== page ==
(WGHP) — For Kim Peoples, being an educator is a lot like growing a garden.

She’s an Exceptional Children’s teacher at Lewisville Middle School with Winston-Salem/Forsyth County Schools. Her role is to meet each student where he or she is and help them grow and blossom.

“You get individual care in here because I want someone to do that for me,” Peoples said. 

But one month into the new school year, she’s still down a classroom teacher assistant and relying on substitutes instead.

“It’s not ideal because you do need that support in the classroom,” Peoples said. “It makes a big difference in the support for the teachers.”

WS/FCS has 51 EC teacher and teacher assistant positions open. It’s an improvement from last year’s number when there were 91 openings in the EC Department, but it remains one of WS/FCS’ greatest needs.

“I think it’s just challenges in recruiting and hiring for positions in education as a whole,” said Lowana Wade, the principal at Lewisville Middle School.

She said part of that is because a teacher’s workday doesn’t end at the last bell. They also have to be certified to work in the EC Department.

“We have educators who have to go back to school so they can get the right credentialing. We have those individuals who … have heard a lot about how important it is to ensure that the EC process is followed with fidelity in terms of our meeting with our families and supporting our students by gathering data,” Wade said. “There’s a lot of work that goes into the role of being an EC teacher.”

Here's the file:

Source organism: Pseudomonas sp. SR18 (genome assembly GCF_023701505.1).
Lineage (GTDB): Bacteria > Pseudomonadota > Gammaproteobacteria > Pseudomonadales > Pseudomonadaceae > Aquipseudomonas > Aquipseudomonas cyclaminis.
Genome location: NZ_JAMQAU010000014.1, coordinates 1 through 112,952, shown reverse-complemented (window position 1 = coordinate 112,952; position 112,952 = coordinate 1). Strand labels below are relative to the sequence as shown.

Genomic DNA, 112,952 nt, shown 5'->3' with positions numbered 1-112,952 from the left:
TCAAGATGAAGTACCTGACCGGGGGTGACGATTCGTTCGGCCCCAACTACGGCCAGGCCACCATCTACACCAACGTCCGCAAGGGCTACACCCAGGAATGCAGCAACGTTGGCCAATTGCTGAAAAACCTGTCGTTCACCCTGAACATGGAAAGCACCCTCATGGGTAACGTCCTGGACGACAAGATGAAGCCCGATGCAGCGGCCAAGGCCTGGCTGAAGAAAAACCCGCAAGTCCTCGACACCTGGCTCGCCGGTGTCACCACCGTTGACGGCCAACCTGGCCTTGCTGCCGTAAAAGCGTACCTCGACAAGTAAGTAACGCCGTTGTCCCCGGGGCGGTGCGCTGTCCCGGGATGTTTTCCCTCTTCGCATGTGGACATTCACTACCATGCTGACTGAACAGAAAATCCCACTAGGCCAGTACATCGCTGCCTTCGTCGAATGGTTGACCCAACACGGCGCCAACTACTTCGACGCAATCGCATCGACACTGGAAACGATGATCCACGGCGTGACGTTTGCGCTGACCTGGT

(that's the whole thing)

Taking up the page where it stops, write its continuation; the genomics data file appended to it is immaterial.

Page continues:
A 2022 report from the National Center for Education Statistics found positions in Special Education were some of the most challenging to fill for public schools across the country with 78 percent reporting difficulty.

As for Peoples who is nearing retirement,  she hopes to inspire the next generation of EC educators who are dedicated, determined and fueled by passion. It’s not easy work, but it is rewarding.

“That day … you may feel like giving up is the day that that bloom on the flower is going to come out,” Peoples said. “And that makes you know that I’m doing the right thing. I’m here, and I’m making an impact and a difference.”

Guilford County Schools couldn’t provide a number of open positions in the EC department but did say it’s always hiring. 

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Randolph County Schools and Alamance Burlington Schools each have 36 EC teacher and teacher assistant openings. Davidson County Schools has 13 openings.

Advocates point to boosting pay as the number one solution to overcoming this challenge. 

According to the National Education Association, a teacher’s advocacy organization, North Carolina ranks 46th in the country when it comes to starting pay.